Hi there! Ruben from Spain

Hello all! How you doing? Very glad to join you, I´m taking my CCIE EI exam next December and the info and topics explanation here is helping me a lot. So thanks for it!



Hola Ruben!

I am glad to hear you like our work. How is the studying going so far?


Hi Rene, how you doing? My studies well…not stopping reading a lot and labbing and before the exam I will expend my holidays month only for study.

The problem I´m having right now is as far as I go deeper in a topic It seems to me as wow, for ex. before I thought I knew about ospf and read the book ospf in deep and then I realise I had no idea hahaha.

Really I´m a little bit afraid for the design part of the exam, I don´t know anyone who passed the new exam who could tell me more or less how is that part in terms of difficulty and deep knowledge

Hi Ruben,

I am doing good. Our second son was born five weeks ago so things are hectic over here :grin:

In the beginning, you have to deep dive into each protocol separately. Sometimes, it can seem there is no end to how much you can learn about one protocol.

Once you do full config labs, you’ll get a feeling to how much you really need to know about each protocol.

For example, OSPF is a core topic so you should be very familiar with any of the advanced topics…areas, area types, redistribution, filtering, etc. You should be able to configure anything from muscle memory. You don’t have to know about what each and every little thing in the LSDB is about. You also don’t have to know off top of your head how to configure very specific things like LSA tuning or anything like that. It’s good to have seen it once and understand it, but don’t worry about little details like this too much.

The design part is a good question. I did my CCIE in 2013 so I don’t have real life experience with the design part.


Hi, congratulations on the birth of your baby :smiley: It´s always good news.

As you said there´s no need to go into a deeper level into everything if not this exam would be impossible, too many information about everything. You´re right doing labs I see what I can except more or less into the exam but there´s always the doubt about if they ask something more expecific as your example about LSA tuning, but this is something It always happened to me also when I studied at university lot of time ago.

About the design, well I will come back with a review when I do the exam :slight_smile:

For the moment, continue labbing and reading a lot.

Kind Regards.

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Hello Ruben

It turns out that a lot of these topics have a lot of depth to them, since protocols such as OSPF have been developed, improved, and added to over decades. There are many features, options, and permutations to keep in mind. I think it all comes down to doing enough labs (and a wide variety of labs) to gain experience with as many different situations as possible.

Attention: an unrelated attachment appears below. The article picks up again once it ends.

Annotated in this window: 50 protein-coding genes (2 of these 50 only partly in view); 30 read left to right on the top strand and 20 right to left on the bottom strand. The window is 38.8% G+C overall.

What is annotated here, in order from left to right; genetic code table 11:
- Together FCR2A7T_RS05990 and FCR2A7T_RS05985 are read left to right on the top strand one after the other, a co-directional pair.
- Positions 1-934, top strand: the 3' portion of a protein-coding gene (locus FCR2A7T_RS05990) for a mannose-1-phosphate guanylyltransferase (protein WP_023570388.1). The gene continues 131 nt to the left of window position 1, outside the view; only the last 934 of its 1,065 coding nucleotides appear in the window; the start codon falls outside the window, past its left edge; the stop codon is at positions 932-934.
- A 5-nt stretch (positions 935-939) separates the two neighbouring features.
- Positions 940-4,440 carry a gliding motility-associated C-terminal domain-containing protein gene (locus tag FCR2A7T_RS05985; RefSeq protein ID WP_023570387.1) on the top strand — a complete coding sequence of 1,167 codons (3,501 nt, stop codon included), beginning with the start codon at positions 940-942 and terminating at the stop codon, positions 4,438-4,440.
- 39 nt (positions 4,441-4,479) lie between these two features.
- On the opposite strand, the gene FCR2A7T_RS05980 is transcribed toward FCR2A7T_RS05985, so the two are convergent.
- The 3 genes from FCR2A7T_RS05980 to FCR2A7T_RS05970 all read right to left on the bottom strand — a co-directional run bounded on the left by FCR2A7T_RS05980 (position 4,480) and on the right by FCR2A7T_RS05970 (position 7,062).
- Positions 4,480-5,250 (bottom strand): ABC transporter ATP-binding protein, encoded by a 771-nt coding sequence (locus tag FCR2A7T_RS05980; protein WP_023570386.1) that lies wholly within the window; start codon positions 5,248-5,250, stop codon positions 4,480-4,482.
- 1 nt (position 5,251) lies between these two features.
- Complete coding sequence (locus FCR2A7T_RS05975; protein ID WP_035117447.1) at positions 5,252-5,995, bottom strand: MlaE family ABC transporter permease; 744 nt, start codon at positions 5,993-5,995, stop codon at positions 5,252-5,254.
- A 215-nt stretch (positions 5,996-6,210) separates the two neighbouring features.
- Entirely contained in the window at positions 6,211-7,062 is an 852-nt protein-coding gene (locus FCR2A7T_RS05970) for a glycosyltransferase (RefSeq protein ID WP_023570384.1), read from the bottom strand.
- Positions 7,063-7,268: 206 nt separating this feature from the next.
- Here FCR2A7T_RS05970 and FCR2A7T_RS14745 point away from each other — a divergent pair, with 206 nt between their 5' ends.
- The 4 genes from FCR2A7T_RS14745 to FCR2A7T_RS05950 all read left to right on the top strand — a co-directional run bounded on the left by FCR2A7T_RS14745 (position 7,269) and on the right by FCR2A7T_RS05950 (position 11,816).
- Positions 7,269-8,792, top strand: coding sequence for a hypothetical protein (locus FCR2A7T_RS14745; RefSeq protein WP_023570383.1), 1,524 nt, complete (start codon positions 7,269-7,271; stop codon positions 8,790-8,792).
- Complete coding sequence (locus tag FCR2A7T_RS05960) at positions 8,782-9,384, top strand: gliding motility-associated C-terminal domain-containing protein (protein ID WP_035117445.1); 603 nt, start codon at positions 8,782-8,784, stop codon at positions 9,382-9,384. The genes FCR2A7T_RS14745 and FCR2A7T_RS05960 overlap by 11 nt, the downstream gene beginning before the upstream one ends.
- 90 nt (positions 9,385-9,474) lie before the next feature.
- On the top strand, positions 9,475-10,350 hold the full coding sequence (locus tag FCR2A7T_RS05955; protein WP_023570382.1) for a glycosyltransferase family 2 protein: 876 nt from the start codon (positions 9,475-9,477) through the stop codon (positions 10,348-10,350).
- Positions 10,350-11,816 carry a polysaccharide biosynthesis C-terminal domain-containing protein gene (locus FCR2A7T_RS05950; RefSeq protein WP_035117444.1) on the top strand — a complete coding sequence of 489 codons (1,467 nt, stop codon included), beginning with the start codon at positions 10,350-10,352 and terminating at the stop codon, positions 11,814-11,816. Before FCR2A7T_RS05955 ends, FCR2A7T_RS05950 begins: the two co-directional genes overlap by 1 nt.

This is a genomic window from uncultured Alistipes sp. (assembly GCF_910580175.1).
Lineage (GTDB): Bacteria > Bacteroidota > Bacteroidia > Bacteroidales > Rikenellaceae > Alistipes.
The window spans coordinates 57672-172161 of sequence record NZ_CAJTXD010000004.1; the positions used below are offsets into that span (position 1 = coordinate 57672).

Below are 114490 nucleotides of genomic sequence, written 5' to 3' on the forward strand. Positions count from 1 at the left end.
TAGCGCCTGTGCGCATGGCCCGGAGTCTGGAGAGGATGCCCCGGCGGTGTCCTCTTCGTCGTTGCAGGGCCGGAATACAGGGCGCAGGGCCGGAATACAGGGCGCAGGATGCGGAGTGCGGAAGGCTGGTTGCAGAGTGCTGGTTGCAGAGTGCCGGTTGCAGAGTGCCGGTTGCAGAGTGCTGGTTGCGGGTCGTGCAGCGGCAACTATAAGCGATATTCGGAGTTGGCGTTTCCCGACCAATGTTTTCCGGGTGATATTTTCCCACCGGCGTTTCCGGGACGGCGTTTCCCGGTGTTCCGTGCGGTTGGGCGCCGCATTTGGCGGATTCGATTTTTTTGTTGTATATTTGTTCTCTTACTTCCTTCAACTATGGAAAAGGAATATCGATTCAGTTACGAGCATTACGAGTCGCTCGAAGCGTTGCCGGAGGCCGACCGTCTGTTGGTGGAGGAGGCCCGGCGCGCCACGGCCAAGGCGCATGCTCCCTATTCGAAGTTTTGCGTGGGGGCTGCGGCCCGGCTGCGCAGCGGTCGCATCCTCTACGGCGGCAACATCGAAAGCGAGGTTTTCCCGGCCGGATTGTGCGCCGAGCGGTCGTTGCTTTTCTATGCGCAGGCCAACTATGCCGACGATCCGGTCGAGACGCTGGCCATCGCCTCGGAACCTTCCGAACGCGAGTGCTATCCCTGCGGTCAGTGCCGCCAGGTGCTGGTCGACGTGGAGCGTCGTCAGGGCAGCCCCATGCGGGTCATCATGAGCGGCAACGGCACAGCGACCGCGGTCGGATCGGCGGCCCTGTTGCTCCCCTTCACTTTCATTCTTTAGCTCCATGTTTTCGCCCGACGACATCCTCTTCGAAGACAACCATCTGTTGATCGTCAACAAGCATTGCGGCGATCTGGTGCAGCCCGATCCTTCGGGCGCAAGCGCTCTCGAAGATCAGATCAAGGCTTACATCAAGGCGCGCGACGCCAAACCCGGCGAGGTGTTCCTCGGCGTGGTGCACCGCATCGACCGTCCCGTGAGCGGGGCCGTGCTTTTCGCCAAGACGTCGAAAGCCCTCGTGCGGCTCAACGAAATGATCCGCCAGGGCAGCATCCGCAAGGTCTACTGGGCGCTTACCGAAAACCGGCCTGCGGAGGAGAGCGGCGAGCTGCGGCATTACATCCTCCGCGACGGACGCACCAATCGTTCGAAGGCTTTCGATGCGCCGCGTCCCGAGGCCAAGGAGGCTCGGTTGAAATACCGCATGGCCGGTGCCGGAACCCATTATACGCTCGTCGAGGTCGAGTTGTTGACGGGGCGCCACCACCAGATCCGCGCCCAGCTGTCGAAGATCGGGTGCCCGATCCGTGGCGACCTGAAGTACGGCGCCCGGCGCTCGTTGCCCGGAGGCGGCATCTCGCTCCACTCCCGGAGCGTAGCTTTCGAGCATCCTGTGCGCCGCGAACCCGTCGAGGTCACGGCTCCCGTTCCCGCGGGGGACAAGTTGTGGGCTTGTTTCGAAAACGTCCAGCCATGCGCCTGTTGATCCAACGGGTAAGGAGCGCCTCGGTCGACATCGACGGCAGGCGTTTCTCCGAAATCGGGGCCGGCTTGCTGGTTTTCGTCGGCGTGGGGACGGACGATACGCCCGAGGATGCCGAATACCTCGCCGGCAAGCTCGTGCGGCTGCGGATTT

The truth is that the lab exam is probably the most nerve-wracking and difficult part of the whole experience. Just spend the time doing enough labs, and that should give you the experience you need to be successful. We’ll help you along the way here if you have any questions.

I hope this has been helpful!


Thanks, Ruben :sunglasses:

I think it’s important to at least have seen everything that you could encounter once. When you run into something like LSA tuning, you should know what it’s about. If you have no idea how to configure it, you can look it up if needed. The way the exam is graded is kinda unfair. If you have 15 OSPF tasks and you fail one, you get 0 points. Nothing we can do about that though…

Did you book your lab exam yet? I found that to be very helpful to make it “real”.


Thanks so much for your advice, I´m with you the lab will be nerve-cracking, I´ll try to be the most relaxed I can If i´m able to…:slight_smile:

Wow, very unfair the grade system, if you fail one and the others are ok it doesn´t mean you know nothing about the topic but well…It´s their grading system so we only can accept it.

Yes my exam is booked for next 9th Dec. I will spend all the year holidays to have full november without work and crack my brain with labs hours and hours, family and friends are advised no beers after the exam. So let´s see what happens :smiley:

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Hi Ruben,

Sounds like a good plan. In the last two months before the exam I didn’t have a life except for labbing from 10:00 to 21:00 :grimacing:

Knowing all the core stuff as muscle memory really makes a difference. You should be able to configure everything ASAP and then go through all the tasks again with a fine comb to triple check everything you configured. This allowed me to get rid of little errors that would have caused to get 0 points for some sections.


Hi, I´ll take note about the triple check I´m also practicing with an uk keyboard for using the same than the exam, changes a lot from the spanish one and could save me time, also I downloaded the Cisco virtual machine which will be used in the exam.

One question, any info about the coding part? I think I will be no coding from 0, maybe modify python scripts for doing some tasks, create an eeml from the scratch and using a few postam apis from SDA and SDwan.


Hi Ruben,

If the Spanish keyboard is so much different then a US keyboard sounds like a good idea.

I think the coding part shouldn’t be too difficult. The goal is probably that you have to retrieve some information through an API. Maybe you have to modify a script. Make sure you are familiar with the SD-WAN and SD-Access APIs. If you know basic Python and tried those APIs before, I think you’ll be fine.